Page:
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Guarding Baghdad's Highway of Hazards

"He was clean-shaven and in a white car," Gonzalez said, perched in his turret, the sun reflecting off his blast-proof sunglasses. "As soon as I saw him, I knew it. He was nervous. He swerved to the far right lane, and by the time he got to the convoy, I shot."

Gonzalez hit the driver in the chest with one round from his M4 rifle. By the time he had fired a second shot, the middle of the car was erupting in a magnificent ball of orange and white light. Gonzalez ducked and avoided injury. Gunners, who are shielded by armor plates but are slightly exposed, endure the most risk.


Soldiers searched for insurgents after a car bomber rammed civilian cars last month on Baghdad's airport road, one of Iraq's most dangerous. (Hadi Mizban -- AP)

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"I got two kids at home," Gonzalez said. "For a few days, I was worried about all of this. But it kind of fades with time."

Porter said the road can be dangerous, but that attacks are sporadic and largely ineffective against armored U.S. vehicles. A recent explosion merely scuffed a Bradley, and two explosions last week blew out the tires of Humvees and pockmarked the heavy armor plates that surround their frames.

The troops are vigilant, slowly stopping to assess broken-down vehicles, cars parked at odd angles along a residential section of the road near the city, or debris that looks like it could be a bomb. On a patrol last week, Porter hopped out of his seat when the convoy spotted two men on the side of the road huddling around a white jalopy. Dwarfed by a Bradley, the car was inspected by Porter and two other soldiers before it was deemed safe.

"They just ran out of gas, I think," Porter said. "We'll try to get them some help."

A four-door sedan being pushed along an entrance ramp -- which soldiers say is not an extremely unusual sight -- drew some attention, as did a car idling on the side of the road, parked up against a palm tree. One man ran out into the middle of the highway to explain why his car was sitting in the left lane.

The Army routinely patrols through the neighborhoods that line the highway. Soldiers have discovered in recent weeks that insurgents have used nearby middle-class neighborhoods to stage attacks, meeting along residential side streets before driving out onto the highway.

On this afternoon, soldiers rumbled through the Al Ameriya neighborhood that lines Route Irish. The homes are walled-in, some with delicately ornamented gates, and they house doctors and lawyers and engineers. The soldiers are so familiar with this trek that some stopped and said hello to the residents, carrying on conversations that picked up where they left off a few days ago. Cats slipped over stone and stucco walls, palm trees swayed in the breeze.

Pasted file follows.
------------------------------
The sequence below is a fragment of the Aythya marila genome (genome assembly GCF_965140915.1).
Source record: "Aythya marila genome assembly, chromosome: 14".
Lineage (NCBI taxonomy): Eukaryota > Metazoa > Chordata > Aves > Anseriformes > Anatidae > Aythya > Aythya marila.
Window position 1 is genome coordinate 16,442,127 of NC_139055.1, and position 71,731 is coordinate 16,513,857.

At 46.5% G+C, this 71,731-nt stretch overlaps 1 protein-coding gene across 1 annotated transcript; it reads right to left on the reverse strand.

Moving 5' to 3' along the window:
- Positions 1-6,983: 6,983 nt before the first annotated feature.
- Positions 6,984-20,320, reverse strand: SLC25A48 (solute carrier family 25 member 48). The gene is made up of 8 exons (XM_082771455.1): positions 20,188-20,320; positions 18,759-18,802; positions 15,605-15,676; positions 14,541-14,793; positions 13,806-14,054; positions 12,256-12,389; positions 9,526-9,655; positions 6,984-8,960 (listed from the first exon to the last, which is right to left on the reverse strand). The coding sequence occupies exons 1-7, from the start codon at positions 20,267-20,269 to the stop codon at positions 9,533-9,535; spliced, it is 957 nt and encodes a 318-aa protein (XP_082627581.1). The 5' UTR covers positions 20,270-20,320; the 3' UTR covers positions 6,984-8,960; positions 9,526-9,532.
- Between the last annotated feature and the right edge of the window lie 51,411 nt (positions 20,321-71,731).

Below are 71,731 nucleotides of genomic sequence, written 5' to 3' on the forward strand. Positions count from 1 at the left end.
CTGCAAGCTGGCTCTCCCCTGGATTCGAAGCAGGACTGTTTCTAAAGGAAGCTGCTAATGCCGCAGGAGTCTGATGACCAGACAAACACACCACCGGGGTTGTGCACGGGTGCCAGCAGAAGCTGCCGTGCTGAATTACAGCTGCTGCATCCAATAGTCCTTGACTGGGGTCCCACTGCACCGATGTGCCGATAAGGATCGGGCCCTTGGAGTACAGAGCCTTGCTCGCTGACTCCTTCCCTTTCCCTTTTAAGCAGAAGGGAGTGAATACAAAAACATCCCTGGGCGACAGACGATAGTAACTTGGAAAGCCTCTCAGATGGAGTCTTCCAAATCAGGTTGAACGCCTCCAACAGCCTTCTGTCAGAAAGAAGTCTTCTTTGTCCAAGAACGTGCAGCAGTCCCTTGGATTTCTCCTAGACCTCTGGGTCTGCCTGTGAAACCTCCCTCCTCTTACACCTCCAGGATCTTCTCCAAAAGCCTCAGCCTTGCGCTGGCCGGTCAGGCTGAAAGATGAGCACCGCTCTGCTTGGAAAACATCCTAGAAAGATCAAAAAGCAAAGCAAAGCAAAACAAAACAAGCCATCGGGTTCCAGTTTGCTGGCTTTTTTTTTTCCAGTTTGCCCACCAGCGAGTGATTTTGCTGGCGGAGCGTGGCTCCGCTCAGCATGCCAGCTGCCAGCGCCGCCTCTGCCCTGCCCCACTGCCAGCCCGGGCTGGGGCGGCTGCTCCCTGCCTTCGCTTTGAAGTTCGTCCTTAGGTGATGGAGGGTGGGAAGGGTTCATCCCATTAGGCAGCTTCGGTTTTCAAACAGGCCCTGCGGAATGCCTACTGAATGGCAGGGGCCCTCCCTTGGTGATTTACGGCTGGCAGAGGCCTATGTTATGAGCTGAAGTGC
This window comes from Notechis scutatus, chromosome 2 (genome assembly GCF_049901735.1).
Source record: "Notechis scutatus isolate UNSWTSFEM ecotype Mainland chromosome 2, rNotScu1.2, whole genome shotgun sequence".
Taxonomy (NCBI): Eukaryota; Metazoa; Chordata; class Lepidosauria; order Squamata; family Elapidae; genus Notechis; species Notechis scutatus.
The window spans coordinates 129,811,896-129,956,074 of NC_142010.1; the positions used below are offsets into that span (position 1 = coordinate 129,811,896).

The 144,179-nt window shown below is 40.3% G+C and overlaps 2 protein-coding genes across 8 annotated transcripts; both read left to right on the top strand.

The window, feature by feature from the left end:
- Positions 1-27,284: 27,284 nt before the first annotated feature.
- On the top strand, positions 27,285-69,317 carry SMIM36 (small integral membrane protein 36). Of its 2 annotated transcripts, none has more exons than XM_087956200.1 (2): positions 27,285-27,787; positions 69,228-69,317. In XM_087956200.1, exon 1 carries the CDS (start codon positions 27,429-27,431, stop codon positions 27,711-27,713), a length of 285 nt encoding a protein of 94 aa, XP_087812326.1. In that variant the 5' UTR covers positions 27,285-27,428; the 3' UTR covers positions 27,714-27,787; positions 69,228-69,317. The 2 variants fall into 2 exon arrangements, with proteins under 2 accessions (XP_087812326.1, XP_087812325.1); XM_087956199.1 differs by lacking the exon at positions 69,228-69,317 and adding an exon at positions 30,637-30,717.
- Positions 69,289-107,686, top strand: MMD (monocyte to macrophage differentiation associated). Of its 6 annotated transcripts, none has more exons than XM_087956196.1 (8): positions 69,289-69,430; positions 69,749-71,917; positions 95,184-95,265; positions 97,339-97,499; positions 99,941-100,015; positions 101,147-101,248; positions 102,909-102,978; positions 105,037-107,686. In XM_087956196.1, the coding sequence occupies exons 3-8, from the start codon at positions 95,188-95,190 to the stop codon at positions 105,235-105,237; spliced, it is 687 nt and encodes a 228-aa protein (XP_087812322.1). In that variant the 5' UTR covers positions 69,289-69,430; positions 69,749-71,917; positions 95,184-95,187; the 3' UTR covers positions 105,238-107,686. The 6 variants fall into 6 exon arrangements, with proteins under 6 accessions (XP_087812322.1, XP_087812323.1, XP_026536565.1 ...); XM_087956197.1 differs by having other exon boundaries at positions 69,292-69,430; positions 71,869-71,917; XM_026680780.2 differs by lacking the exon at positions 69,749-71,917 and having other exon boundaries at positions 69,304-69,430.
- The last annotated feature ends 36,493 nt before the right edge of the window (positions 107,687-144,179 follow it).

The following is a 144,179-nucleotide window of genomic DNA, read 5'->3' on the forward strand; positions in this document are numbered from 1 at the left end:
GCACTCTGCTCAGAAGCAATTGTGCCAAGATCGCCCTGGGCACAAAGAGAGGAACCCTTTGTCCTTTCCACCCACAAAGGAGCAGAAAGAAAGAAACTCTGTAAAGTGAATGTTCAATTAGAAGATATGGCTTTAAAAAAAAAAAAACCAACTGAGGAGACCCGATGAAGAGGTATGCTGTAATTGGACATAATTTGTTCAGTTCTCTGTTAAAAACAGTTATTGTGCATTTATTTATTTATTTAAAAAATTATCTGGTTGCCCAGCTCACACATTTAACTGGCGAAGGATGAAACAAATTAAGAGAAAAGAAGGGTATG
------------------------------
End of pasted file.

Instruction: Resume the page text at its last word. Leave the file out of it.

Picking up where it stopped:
Sgt. Ahmad Ansari, 21, of Eagan, Minn., found himself in the position of interpreter, not because it's his job but because he speaks Arabic. It was his idea for the soldiers in Delta Battery of the 216th Air Defense Artillery Battalion, a Minnesota National Guard unit from Monticello, to wear Iraqi flags on one arm of their uniform and U.S. flags on the other, in an effort to show Iraqis that they care. Ansari connected with several residents as he patrolled, trying to gather information.

"There are many thieves," said Fatima Saeb, 14, standing at the gate to her home with her younger brother. Fatima, who speaks English, said her parents would not let her walk outside because children have been kidnapped and held for ransom. The thieves -- her word for the insurgents -- are often in the neighborhood, she said. "My parents told me not to talk to the U.S. Army, but I'm not afraid."

The Bradleys and Humvees stopped periodically so soldiers could inspect license plates, running them against a list of known or suspected bombers. The insurgents rarely hold on to cars very long, so it can be futile to search for specific vehicles.

Samir Hamid, 54, walked out of his makeshift sidewalk store to speak with Ansari about the scarcity of electricity in the neighborhood and about how bad things have become since the war began. Hamid, an electrical engineer, now sells bags of chips, cigarettes, fly swatters and chocolate bars out of his garage to stay afloat.

"Of course, we're the victims," Hamid said.

As the soldiers left Al Ameriya to head back out onto the highway, they stopped again and inspected a black car that they said might belong to an insurgent, or perhaps to a family. Ansari looked to the left side of the street, where white graffiti marred a green wall.

"Jihad is the answer in Fallujah," Ansari translated. Someone had spray-painted a large black line through the words.


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